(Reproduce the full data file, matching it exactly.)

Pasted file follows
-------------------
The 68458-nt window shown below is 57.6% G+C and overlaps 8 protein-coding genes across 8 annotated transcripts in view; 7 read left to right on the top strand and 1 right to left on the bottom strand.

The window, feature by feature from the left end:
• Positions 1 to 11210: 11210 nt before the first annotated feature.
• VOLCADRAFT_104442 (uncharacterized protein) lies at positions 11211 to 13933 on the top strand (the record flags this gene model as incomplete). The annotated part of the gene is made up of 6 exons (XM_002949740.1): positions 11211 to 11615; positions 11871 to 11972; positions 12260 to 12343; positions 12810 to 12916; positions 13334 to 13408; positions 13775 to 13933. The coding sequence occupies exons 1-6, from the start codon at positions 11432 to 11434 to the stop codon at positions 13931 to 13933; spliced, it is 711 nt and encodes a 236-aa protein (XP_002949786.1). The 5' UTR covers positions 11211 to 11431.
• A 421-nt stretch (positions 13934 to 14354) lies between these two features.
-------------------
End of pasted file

The 68458-nt window shown below is 57.6% G+C and overlaps 8 protein-coding genes across 8 annotated transcripts in view; 7 read left to right on the top strand and 1 right to left on the bottom strand.

The window, feature by feature from the left end:
• Positions 1 to 11210: 11210 nt before the first annotated feature.
• VOLCADRAFT_104442 (uncharacterized protein) lies at positions 11211 to 13933 on the top strand (the record flags this gene model as incomplete). The annotated part of the gene is made up of 6 exons (XM_002949740.1): positions 11211 to 11615; positions 11871 to 11972; positions 12260 to 12343; positions 12810 to 12916; positions 13334 to 13408; positions 13775 to 13933. The coding sequence occupies exons 1-6, from the start codon at positions 11432 to 11434 to the stop codon at positions 13931 to 13933; spliced, it is 711 nt and encodes a 236-aa protein (XP_002949786.1). The 5' UTR covers positions 11211 to 11431.
• A 421-nt stretch (positions 13934 to 14354) lies between these two features.